I dare say that the Labour party will not agree with me. They will no doubt be of opinion that the Indian people should have perfect freedom to choose a foreigner instead of an Englishman, and that the Indians should not be tied down by any order or rule or Act to select subjects of His Majesty. I do not agree with that point of view, and I do not know that the Labour party would agree with it, but I can foresee the argument being raised. From a good many points of view, British subjects should have a monopoly, as far as possible, of posts in the Service in India. The average Englishman is better than the average foreigner. I hope I shall not be accused of insulting any friendly nation in saying that. I think also that because of our previous position in India we have a certain prescriptive right to such posts as are available. I do not think I need labour this point, because I believe that the Government intend the same thing. It may be that my ideas and my intention in moving the Amendment could be expressed better or more clearly in other words, and in that case I shall be anxious to hear what my right hon. Friend may say.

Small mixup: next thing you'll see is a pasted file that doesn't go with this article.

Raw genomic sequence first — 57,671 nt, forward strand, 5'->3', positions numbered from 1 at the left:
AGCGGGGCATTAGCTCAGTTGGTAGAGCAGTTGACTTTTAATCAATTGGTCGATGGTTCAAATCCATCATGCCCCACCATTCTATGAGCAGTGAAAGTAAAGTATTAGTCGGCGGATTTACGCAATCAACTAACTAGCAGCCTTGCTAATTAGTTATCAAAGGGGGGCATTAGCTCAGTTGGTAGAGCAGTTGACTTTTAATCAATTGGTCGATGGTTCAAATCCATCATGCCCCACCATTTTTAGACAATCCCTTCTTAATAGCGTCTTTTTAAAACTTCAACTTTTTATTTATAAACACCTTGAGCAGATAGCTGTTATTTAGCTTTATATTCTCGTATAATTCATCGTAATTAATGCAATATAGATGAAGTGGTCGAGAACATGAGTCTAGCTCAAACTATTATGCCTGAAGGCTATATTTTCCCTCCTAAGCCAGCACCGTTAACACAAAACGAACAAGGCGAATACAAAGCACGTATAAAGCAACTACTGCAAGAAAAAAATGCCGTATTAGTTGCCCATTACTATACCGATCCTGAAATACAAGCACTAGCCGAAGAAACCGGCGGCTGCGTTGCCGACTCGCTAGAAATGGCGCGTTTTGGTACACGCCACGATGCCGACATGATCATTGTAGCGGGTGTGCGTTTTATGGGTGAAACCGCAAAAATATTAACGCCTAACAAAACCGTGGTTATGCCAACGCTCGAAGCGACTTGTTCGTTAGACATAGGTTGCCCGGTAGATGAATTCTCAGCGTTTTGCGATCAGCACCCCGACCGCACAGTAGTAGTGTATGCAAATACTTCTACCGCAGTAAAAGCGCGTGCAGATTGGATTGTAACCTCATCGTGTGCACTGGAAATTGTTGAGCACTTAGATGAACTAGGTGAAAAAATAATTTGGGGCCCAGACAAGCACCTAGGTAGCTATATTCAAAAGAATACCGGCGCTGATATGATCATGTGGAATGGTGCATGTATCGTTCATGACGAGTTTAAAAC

This is an important point, and, if it can be secured with any words whatever, I believe it is advisable that such words should be included. If we could be perfectly certain that the people of India would have so much good will towards the British in the future that they would inevitably choose British subjects to help them in ruling their country, no words would be necessary, but it is often said in India that some people would prefer, if they got the chance, to appoint foreigners than Englishmen. There is much good will in India towards us, but there are certain sections of political opinion which bear us no good will and which would be very pleased if they could use their influence to secure the appointment of a German, or an American, or a Russian to a position, instead of Englishmen.
I think the Committee will appreciate the hon. and gallant Member's point. These reserved posts mentioned in Clause 235 are reserved to the Civil Services recruited by the Secretary of State, and under Sub-section (2) it says:
Appointments to the said posts (hereafter in this Part of this Act referred to as reserved posts') shall—
(a) in the case of posts in connection with the affairs of the Federation, be made by the Governor-General, exercising his individual judgment;